Hadley Planning Board backs motel conversion to affordable housing with conditions

By SCOTT MERZBACH

Staff Writer

Published: 03-16-2023 7:25 PM

HADLEY — The Planning Board is supporting conversion of a Route 9 hotel into affordable housing for up to 63 individuals, though its recommendation asks that preference be given to both current residents and senior citizens, should the project move forward.

The Planning Board voted unanimously Tuesday to back the Valley Community Development project that would change the EconoLodge hotel at 329 Russell St. into 50 supportive affordable apartments for low- and moderate-income individuals, with an additional apartment set aside for an on-site manager.

While a decision on the project, filed under the state’s Chapter 40B affordable housing law that allows developers to skirt certain municipal zoning regulations, will be made by the three-member Zoning Board of Appeals, the Planning Board’s endorsement follows previous support from the Hadley Select Board.

Planning Board Chairman James Maksimoski told Laura Baker, real estate development director for Valley CDC, that the board’s support is based on requirements it would like to see the agency follow. “It needs some additional conditions,” Maksimoski said.

Those conditions include that the property remain affordable in perpetuity, rather than becoming market rate at some point; that preference be given to local residents and seniors, rather than having applicants be selected randomly as part of a lottery; and that all recordkeeping be under Valley CDC’s purview.

The board’s recommendation will go to the Zoning Board of Appeals, which continues its hearing on March 20.

Planning Board Clerk William Dwyer said because the town is above the 10% baseline of housing stock being affordable, a threshold set by the state’s Department of Housing and Community Development, Hadley is likely in safe harbor from Chapter 40B projects. It thus could turn down the project as violating town zoning, specifically rules prohibiting multiple residential units on commercial parcels.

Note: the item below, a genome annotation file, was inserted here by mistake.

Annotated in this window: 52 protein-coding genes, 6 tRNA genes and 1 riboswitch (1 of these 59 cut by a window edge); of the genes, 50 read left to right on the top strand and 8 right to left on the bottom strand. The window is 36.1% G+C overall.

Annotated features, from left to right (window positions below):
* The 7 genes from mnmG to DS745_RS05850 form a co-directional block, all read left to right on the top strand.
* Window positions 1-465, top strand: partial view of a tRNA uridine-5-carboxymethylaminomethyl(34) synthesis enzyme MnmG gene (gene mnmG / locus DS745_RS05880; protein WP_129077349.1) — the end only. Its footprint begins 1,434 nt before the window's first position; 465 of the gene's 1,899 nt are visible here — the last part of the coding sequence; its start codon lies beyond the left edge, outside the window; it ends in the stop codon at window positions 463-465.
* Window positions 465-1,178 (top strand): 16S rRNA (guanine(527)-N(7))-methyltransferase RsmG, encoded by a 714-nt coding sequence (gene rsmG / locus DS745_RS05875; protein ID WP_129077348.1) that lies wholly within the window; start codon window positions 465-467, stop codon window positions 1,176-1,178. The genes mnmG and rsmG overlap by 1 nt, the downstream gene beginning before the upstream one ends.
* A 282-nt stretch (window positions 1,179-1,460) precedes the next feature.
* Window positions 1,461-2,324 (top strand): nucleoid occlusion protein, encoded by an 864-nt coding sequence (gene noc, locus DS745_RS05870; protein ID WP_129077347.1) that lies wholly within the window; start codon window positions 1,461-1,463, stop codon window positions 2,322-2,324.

But the hotel, having already gone through the site plan review process, is a simple enough way to stay ahead of the curve on affordable housing, Dwyer said, with the rules potentially changing under a new governor.

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Baker said the “friendly” Chapter 40B filing means that Valley CDC wants to work with the town. “I always see it as a negotiated process with the community,” Baker said.

Baker said the proposal is consistent with the town’s housing production plan to offer more housing options.

Planning Board member Mark Dunn, who is also on the Committee for Diversity, Equity and Inclusion, said that committee is not supporting giving housing application preference to local residents, since the project would be a way to bring more racial and ethnic diversity to town. But Dunn supported the local preference condition to have more affordable housing in Hadley.

Fellow board member Michael Sarsynski said a troubling aspect of the project is that some have suggested the new apartments would be set aside for people employed at the nearby malls and shopping plazas.

“They need workers, so we’re going to fill this place up with people who work low-income jobs?” Sarsynski said. “It’s almost insulting.”

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